Advanced Energy Challenge

The D.C. Department of Energy and Environment (DOEE) has a great resource for a DIY home audit. This could be a great STEM oriented project for your children and family. Take a look at the resources provided by the DOEE and see if any make sense for you.

The Food Challenge

Fresh-Veggies

Another author who put herself through a major environmental challenge is Barbara Kingsolver. She wrote a book about it called Animal, Vegetable, Miracle. In her account of living within a certain geographical radius of her food, she takes the reader on a journey of living simply and working hard to change what one eats from a worldly, far-traveling, and high-carbon-use diet to one that is based on foods that can be obtained within walking distance.  

One way to take on this challenge could be to sign up for a CSA. Our friends at 4P Foods deliver local meat, dairy and produce right to our school, so it is easy for our community. The best part about our CSA is that you get to select the foods you want and do not want. Simply create an online account and add a subscription. Get your orders in by Tuesday of each week, and fresh, local, organic produce is delivered at the end of the week! It’s like shopping at a farmer’s market online. Find a CSA near you, and give it a shot for one week. Get your bag and try to make as many smart, healthy, and sustainable meals for the week as you can.

Here are more ways to start your food journey—read a sustainable foods book, shop at a farmers market, or go to an organic grocery rather than the most convenient stop on the way home. It can be hard to change your routine, so be proud of yourself for doing it and know that it’s a great way to take on a challenge for Earth Day.

Create Your Own Challenge!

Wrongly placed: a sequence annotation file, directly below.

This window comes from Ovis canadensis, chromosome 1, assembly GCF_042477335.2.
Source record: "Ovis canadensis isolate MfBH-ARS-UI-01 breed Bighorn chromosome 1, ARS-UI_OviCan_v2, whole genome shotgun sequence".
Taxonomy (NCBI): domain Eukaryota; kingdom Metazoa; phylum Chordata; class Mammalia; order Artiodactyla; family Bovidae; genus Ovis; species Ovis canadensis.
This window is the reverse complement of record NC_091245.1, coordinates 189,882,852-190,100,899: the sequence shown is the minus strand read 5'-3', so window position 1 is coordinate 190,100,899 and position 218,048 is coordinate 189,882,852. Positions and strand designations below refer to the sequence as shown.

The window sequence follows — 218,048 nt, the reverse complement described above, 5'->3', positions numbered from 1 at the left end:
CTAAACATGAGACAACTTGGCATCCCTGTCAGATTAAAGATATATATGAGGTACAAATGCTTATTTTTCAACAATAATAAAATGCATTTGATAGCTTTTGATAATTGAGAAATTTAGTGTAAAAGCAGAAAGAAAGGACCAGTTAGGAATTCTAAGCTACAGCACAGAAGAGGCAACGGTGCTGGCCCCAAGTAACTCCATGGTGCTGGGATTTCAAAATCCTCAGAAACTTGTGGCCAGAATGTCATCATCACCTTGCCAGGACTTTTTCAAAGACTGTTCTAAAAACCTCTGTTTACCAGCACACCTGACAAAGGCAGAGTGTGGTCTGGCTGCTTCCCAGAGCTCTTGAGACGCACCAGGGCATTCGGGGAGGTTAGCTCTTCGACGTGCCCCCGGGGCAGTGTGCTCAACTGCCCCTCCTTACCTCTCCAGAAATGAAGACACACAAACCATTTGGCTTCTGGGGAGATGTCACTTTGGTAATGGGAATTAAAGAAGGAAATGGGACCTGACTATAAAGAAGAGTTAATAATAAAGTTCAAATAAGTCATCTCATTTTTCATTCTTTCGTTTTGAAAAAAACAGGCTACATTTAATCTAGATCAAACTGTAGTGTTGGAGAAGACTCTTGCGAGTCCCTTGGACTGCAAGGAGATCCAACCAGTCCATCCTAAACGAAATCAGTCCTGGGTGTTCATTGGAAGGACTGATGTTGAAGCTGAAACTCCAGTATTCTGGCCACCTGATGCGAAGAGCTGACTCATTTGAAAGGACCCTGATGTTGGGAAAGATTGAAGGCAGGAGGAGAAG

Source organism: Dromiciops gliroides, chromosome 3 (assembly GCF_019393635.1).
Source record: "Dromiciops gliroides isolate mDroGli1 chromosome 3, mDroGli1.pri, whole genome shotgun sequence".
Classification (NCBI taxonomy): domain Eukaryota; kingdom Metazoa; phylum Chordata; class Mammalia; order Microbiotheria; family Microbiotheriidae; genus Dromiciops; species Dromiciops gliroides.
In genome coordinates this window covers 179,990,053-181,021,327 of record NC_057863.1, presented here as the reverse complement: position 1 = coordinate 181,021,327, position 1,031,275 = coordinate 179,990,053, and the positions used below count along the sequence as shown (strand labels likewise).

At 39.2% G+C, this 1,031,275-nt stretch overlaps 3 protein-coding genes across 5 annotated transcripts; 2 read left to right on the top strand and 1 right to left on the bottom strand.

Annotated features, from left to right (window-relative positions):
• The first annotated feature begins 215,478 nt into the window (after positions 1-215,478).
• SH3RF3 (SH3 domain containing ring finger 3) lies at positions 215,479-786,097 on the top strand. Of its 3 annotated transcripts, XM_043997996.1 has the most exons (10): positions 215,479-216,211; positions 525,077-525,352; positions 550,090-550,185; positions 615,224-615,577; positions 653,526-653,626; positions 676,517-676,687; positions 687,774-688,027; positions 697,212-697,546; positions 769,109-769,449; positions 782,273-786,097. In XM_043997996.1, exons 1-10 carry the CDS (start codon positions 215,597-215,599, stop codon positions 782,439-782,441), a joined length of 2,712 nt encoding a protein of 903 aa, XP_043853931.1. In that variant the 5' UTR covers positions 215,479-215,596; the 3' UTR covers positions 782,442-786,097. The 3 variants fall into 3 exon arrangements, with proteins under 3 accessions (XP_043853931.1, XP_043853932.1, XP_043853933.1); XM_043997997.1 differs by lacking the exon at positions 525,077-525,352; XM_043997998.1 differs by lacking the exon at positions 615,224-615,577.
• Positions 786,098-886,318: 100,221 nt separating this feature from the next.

There are so many ways to live more responsibly on our planet and in our geographical location. The possibilities are endless. Make your own plan for going green with your family; you won’t regret it. Just remember, you don’t have to go all out. Start simply and slowly, and you’ll see something amazing happen.

Looking for a school for your child?

Lowell School is an independent school in the Colonial Village neighborhood of Washington, DC, that offers Pre-Primary, Primary, and Middle School programs. It offers a rigorous and hands-on curriculum that nurtures each child’s natural curiosity and desire to learn, and supports the development of individual voice and self-reliance. For more information, please call 202-577-2000, email admissions@lowellschool.org, or follow Lowell on Facebook, Twitter, or LinkedIn.

Topics: Science, Nature, and Outdoor Education, Family Activities

Lucas Kelly

Written by Lucas Kelly

Lucas Kelly earned his bachelor’s degree in environmental science and policy at the University of Maryland and his MAT from the University of Maryland University College. Lucas started his teaching career at the Echo Hill Outdoor School and then became the director of the Voyagers’ Outdoor Program and science/math teacher at the Voyagers’ Community School in Eatontown, NJ. Lucas joined the Lowell School faculty in 2016.